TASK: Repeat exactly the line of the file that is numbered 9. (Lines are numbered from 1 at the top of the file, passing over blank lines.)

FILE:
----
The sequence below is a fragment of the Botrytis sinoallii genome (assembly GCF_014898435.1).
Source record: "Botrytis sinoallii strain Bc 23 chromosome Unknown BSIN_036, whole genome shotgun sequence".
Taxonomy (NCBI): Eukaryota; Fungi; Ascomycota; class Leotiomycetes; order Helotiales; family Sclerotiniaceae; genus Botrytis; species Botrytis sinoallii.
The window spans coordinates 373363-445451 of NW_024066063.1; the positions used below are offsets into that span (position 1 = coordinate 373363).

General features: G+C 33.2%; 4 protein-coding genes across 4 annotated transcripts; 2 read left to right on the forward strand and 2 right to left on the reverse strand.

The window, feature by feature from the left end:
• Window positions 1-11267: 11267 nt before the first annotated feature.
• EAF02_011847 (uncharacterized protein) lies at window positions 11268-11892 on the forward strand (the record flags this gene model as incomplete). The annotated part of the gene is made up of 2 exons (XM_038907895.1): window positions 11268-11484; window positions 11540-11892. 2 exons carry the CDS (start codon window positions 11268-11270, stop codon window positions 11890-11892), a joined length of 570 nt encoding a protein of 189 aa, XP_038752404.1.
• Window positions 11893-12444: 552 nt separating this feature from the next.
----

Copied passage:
• Window positions 11893-12444: 552 nt separating this feature from the next.